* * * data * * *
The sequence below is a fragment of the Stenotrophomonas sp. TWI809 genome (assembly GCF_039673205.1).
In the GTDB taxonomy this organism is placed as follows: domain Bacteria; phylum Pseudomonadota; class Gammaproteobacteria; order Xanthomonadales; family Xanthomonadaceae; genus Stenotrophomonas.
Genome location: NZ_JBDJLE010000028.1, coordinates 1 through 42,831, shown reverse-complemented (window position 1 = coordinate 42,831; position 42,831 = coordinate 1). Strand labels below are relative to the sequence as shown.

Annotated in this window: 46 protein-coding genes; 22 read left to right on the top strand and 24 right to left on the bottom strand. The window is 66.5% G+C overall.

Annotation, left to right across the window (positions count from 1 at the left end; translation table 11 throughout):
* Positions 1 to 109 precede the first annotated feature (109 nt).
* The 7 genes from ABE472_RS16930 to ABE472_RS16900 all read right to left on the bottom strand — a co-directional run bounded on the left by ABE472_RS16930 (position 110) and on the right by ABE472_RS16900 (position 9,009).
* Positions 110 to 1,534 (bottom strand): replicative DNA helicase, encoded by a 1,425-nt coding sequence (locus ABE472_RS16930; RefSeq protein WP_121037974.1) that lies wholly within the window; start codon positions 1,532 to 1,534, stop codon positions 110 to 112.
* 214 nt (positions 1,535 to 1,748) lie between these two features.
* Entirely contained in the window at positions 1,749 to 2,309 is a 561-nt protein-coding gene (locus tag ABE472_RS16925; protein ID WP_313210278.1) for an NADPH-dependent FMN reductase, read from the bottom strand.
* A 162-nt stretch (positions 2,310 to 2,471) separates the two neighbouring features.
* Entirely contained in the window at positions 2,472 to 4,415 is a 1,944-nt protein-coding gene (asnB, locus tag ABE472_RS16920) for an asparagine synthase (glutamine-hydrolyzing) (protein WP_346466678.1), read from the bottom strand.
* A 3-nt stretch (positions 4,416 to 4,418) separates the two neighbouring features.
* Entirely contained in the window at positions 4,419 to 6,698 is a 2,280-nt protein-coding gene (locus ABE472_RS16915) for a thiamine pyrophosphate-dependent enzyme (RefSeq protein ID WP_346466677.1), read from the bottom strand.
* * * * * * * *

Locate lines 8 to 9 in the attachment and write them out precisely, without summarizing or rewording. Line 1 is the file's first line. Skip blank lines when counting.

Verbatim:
* Positions 110 to 1,534 (bottom strand): replicative DNA helicase, encoded by a 1,425-nt coding sequence (locus ABE472_RS16930; RefSeq protein WP_121037974.1) that lies wholly within the window; start codon positions 1,532 to 1,534, stop codon positions 110 to 112.
* 214 nt (positions 1,535 to 1,748) lie between these two features.